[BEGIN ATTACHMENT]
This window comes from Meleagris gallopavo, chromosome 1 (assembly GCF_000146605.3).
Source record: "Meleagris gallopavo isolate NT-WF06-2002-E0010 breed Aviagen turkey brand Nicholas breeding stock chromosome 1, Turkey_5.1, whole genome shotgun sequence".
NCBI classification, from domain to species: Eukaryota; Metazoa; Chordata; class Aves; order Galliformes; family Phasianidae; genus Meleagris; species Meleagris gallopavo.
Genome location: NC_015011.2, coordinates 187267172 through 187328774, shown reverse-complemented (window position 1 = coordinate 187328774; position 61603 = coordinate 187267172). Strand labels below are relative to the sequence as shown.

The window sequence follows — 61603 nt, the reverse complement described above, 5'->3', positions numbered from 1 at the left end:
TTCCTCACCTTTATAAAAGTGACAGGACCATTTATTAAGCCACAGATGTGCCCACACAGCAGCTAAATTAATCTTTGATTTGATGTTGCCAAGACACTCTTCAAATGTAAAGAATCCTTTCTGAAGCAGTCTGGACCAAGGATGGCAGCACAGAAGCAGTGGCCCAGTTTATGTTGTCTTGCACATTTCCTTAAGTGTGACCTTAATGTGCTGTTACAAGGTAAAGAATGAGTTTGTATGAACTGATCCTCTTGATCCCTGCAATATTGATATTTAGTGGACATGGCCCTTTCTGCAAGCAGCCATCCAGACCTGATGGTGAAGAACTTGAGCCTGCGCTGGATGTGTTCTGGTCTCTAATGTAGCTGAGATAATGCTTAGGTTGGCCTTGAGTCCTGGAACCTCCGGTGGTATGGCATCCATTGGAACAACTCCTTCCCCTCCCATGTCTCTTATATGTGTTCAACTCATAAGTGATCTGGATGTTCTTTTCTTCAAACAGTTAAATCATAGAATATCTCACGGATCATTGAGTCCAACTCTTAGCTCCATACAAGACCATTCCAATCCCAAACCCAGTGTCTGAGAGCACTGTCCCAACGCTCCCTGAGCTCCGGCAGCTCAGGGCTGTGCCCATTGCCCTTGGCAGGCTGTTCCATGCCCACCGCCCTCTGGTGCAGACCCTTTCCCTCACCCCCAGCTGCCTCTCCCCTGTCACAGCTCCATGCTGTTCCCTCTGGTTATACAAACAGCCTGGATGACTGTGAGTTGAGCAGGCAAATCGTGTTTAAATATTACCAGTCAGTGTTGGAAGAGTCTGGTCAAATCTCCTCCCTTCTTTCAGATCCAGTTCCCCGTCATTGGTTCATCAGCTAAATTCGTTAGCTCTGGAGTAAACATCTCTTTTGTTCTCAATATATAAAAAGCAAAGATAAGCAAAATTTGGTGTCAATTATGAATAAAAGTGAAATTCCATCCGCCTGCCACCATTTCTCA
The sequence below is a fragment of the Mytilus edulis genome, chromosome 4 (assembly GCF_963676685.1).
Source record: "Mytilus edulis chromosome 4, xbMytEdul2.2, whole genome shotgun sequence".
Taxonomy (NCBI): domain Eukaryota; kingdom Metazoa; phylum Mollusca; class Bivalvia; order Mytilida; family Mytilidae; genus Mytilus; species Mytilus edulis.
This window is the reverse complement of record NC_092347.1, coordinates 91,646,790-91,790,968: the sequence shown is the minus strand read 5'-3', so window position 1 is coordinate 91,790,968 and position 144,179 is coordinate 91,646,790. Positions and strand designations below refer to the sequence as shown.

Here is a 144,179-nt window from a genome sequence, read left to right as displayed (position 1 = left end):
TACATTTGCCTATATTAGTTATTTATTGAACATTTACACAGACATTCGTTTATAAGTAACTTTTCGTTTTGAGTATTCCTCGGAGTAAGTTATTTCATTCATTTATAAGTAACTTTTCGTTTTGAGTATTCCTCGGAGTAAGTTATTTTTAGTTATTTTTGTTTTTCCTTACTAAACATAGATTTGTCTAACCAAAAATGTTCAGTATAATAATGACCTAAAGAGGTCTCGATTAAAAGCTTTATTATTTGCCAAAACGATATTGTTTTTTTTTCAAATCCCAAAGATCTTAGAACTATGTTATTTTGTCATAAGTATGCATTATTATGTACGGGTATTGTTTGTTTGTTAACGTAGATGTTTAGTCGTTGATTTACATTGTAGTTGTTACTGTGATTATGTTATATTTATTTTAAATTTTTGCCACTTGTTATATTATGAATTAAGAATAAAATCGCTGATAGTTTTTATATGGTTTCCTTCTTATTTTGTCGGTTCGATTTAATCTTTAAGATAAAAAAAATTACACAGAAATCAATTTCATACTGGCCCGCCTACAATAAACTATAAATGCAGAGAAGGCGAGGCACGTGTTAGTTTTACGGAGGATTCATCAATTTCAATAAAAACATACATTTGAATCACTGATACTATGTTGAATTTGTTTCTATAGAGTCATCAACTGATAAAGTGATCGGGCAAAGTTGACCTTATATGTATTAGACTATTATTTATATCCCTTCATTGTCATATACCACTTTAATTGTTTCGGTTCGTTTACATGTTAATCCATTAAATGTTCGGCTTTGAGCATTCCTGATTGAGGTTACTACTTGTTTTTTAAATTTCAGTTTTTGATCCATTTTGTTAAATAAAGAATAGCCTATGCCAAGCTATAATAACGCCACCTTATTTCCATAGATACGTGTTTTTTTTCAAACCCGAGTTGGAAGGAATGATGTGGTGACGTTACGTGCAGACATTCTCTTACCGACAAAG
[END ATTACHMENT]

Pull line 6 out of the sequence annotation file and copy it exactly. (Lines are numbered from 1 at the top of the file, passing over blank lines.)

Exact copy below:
TTCCTCACCTTTATAAAAGTGACAGGACCATTTATTAAGCCACAGATGTGCCCACACAGCAGCTAAATTAATCTTTGATTTGATGTTGCCAAGACACTCTTCAAATGTAAAGAATCCTTTCTGAAGCAGTCTGGACCAAGGATGGCAGCACAGAAGCAGTGGCCCAGTTTATGTTGTCTTGCACATTTCCTTAAGTGTGACCTTAATGTGCTGTTACAAGGTAAAGAATGAGTTTGTATGAACTGATCCTCTTGATCCCTGCAATATTGATATTTAGTGGACATGGCCCTTTCTGCAAGCAGCCATCCAGACCTGATGGTGAAGAACTTGAGCCTGCGCTGGATGTGTTCTGGTCTCTAATGTAGCTGAGATAATGCTTAGGTTGGCCTTGAGTCCTGGAACCTCCGGTGGTATGGCATCCATTGGAACAACTCCTTCCCCTCCCATGTCTCTTATATGTGTTCAACTCATAAGTGATCTGGATGTTCTTTTCTTCAAACAGTTAAATCATAGAATATCTCACGGATCATTGAGTCCAACTCTTAGCTCCATACAAGACCATTCCAATCCCAAACCCAGTGTCTGAGAGCACTGTCCCAACGCTCCCTGAGCTCCGGCAGCTCAGGGCTGTGCCCATTGCCCTTGGCAGGCTGTTCCATGCCCACCGCCCTCTGGTGCAGACCCTTTCCCTCACCCCCAGCTGCCTCTCCCCTGTCACAGCTCCATGCTGTTCCCTCTGGTTATACAAACAGCCTGGATGACTGTGAGTTGAGCAGGCAAATCGTGTTTAAATATTACCAGTCAGTGTTGGAAGAGTCTGGTCAAATCTCCTCCCTTCTTTCAGATCCAGTTCCCCGTCATTGGTTCATCAGCTAAATTCGTTAGCTCTGGAGTAAACATCTCTTTTGTTCTCAATATATAAAAAGCAAAGATAAGCAAAATTTGGTGTCAATTATGAATAAAAGTGAAATTCCATCCGCCTGCCACCATTTCTCA